What is a Personal User Guide?
A Personal User Guide is a self-authored document, structured however its author would like, so long as it:
- accurately reflects their work style, habits, and preferences;
- is shared with their immediate colleagues;
- remains up-to-date with their behaviors and role.
A user guide can be a document, slideshow, illustration, video—anything, really, so long as it’s made available for reference.
In this dispatch, we’ll focus on why executives and people managers might want to employ user guides to help teams and people perform at their best. I’ll also share a bit about how I deploy them in my work.
Asking the uninitiated to write and maintain a Personal User Guide is work, if not a bit uncomfortable. But, if executed sincerely, the returns greatly outweigh the initial social capital investment.
With additional understanding about themselves and their teammates, most people experience reduced frustrations (helped by explicit expectation-setting) when working together.
In the end, most find themselves having enjoyed the exercise.
1. User Guides kickstart collaboration
The ubiquity of online dating apps demonstrates that strangers prefer to know a little about each other before meeting. LinkedIn has proved the same is true in business. Folks generally share more in their Users Guides over what’s offered to the wider public (via LinkedIn), and more specific to their roles, which tends to contain non-generic conversation fodder.
“You don’t keep a to-do list? How do you get things done?”
Blind dates can be spectacularly disastrous as not all personalities mesh well together. Among coworkers; however, cordiality is expected. It’s helpful to temper any interpersonal volatility with clear expectations and equitable footing.
“I know this meeting could have been an e-mail, but wasn’t this fun?”
Another benefit is that user guides provide a modicum of control to the author on how other people experience them for the first time. This can be especially helpful to those with atypical neurologies (e.g., autism), mobility constraints, sensory-impairments, disabilities (and so forth) who might prefer others know these things about themselves prior to a meeting to avoid distraction from the task at-hand or the well-rehearsed preamble that explains their unique personhood. (Or not! It’s entirely their preference.)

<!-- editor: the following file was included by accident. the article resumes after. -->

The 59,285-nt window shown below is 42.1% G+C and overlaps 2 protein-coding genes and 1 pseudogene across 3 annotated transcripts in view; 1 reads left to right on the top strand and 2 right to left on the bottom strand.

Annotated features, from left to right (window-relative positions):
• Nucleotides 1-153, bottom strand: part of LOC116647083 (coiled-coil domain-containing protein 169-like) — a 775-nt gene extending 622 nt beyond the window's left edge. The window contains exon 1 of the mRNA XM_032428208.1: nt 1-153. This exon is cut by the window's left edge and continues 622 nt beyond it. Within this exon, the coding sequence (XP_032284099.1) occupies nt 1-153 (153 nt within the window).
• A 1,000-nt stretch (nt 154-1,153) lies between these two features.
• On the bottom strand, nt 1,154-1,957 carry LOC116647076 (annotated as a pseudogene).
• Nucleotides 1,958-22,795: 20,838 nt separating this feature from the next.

In this regard, user guides benefit their authors and their readers, improving inter/intra-team dynamics and therefore the company at large.
2. User Guides improve inter-department communication
When coworkers don’t interact with each other often, user guides can short-cut initial coordination hiccups. A quick illustration:
I was the executive sponsor on a cross-functional project involving two teams, one of them mine. The other team was a call-me-on-the-phone type, whereas mine was a DM-me type. I asked my leader (a DM-type) owning the project to reach out to the cross-functional leader (a phone-type) to get something on the calendar. Two weeks later, no progress.
“I reached out twice—they never responded.” said my leader. So, I reached out to their manager.
“What are you talking about? My team’s still waiting to hear from your team!”
It didn’t take us long to figure out what happened: my leader sent a Slack message that their counterpart never saw, and said counterpart never received the phone call they were expecting. It was wholly embarrassing to all and an expensive two-week delay.
3. User guides help people be intentional in how they comport themselves
Asking coworkers to reflect on themselves in the workplace and to produce a document about it surfaces coaching and growth opportunities for both individuals and their teams.
The act of writing it all down also serves as a fidelity check between perceived behaviors and actual behaviors, providing a forum for lower-stakes/higher-frequency feedback over high-stakes annual reviews. To that end, user guides can and should be adjusted over time as people grow and their behaviors change.
“When I’m angry, I tend to yell indiscriminately.”
User guides do not excuse poor behavior. For managers, this is a coaching moment that can help avoid future issues.